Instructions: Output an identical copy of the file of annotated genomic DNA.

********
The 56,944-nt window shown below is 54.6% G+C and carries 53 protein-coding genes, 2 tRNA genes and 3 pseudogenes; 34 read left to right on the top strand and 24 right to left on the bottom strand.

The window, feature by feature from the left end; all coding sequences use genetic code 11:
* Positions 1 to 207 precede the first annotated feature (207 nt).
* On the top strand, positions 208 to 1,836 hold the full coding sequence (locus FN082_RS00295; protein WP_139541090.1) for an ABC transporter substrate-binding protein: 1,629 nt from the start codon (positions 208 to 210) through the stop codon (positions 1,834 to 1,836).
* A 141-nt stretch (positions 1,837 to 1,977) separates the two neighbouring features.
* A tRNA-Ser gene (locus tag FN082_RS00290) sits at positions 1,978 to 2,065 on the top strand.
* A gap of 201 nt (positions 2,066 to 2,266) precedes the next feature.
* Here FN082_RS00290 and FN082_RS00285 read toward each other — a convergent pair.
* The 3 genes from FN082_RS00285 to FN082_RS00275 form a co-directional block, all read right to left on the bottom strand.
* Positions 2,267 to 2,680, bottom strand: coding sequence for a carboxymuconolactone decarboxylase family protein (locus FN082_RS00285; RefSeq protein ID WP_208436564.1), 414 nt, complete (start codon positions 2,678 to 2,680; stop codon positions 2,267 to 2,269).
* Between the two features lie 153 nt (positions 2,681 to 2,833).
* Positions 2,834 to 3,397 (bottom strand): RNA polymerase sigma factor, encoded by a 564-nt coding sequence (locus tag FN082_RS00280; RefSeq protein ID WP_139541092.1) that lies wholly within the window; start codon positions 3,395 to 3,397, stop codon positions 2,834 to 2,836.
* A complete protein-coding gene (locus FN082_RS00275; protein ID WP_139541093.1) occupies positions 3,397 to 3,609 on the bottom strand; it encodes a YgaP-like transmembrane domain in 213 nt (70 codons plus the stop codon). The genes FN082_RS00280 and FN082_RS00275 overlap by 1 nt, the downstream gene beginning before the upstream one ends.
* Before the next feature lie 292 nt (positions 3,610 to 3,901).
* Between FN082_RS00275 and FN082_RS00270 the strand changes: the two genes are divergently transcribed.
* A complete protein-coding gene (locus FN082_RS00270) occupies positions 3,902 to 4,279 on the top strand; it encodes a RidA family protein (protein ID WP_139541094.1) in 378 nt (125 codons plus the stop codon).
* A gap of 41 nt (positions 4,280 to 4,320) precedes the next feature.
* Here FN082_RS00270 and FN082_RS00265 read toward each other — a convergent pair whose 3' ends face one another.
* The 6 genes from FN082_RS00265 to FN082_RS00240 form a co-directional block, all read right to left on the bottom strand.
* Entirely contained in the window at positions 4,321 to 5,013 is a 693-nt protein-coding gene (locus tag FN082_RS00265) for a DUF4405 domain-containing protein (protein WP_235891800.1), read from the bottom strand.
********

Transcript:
The 56,944-nt window shown below is 54.6% G+C and carries 53 protein-coding genes, 2 tRNA genes and 3 pseudogenes; 34 read left to right on the top strand and 24 right to left on the bottom strand.

The window, feature by feature from the left end; all coding sequences use genetic code 11:
* Positions 1 to 207 precede the first annotated feature (207 nt).
* On the top strand, positions 208 to 1,836 hold the full coding sequence (locus FN082_RS00295; protein WP_139541090.1) for an ABC transporter substrate-binding protein: 1,629 nt from the start codon (positions 208 to 210) through the stop codon (positions 1,834 to 1,836).
* A 141-nt stretch (positions 1,837 to 1,977) separates the two neighbouring features.
* A tRNA-Ser gene (locus tag FN082_RS00290) sits at positions 1,978 to 2,065 on the top strand.
* A gap of 201 nt (positions 2,066 to 2,266) precedes the next feature.
* Here FN082_RS00290 and FN082_RS00285 read toward each other — a convergent pair.
* The 3 genes from FN082_RS00285 to FN082_RS00275 form a co-directional block, all read right to left on the bottom strand.
* Positions 2,267 to 2,680, bottom strand: coding sequence for a carboxymuconolactone decarboxylase family protein (locus FN082_RS00285; RefSeq protein ID WP_208436564.1), 414 nt, complete (start codon positions 2,678 to 2,680; stop codon positions 2,267 to 2,269).
* Between the two features lie 153 nt (positions 2,681 to 2,833).
* Positions 2,834 to 3,397 (bottom strand): RNA polymerase sigma factor, encoded by a 564-nt coding sequence (locus tag FN082_RS00280; RefSeq protein ID WP_139541092.1) that lies wholly within the window; start codon positions 3,395 to 3,397, stop codon positions 2,834 to 2,836.
* A complete protein-coding gene (locus FN082_RS00275; protein ID WP_139541093.1) occupies positions 3,397 to 3,609 on the bottom strand; it encodes a YgaP-like transmembrane domain in 213 nt (70 codons plus the stop codon). The genes FN082_RS00280 and FN082_RS00275 overlap by 1 nt, the downstream gene beginning before the upstream one ends.
* Before the next feature lie 292 nt (positions 3,610 to 3,901).
* Between FN082_RS00275 and FN082_RS00270 the strand changes: the two genes are divergently transcribed.
* A complete protein-coding gene (locus FN082_RS00270) occupies positions 3,902 to 4,279 on the top strand; it encodes a RidA family protein (protein ID WP_139541094.1) in 378 nt (125 codons plus the stop codon).
* A gap of 41 nt (positions 4,280 to 4,320) precedes the next feature.
* Here FN082_RS00270 and FN082_RS00265 read toward each other — a convergent pair whose 3' ends face one another.
* The 6 genes from FN082_RS00265 to FN082_RS00240 form a co-directional block, all read right to left on the bottom strand.
* Entirely contained in the window at positions 4,321 to 5,013 is a 693-nt protein-coding gene (locus tag FN082_RS00265) for a DUF4405 domain-containing protein (protein WP_235891800.1), read from the bottom strand.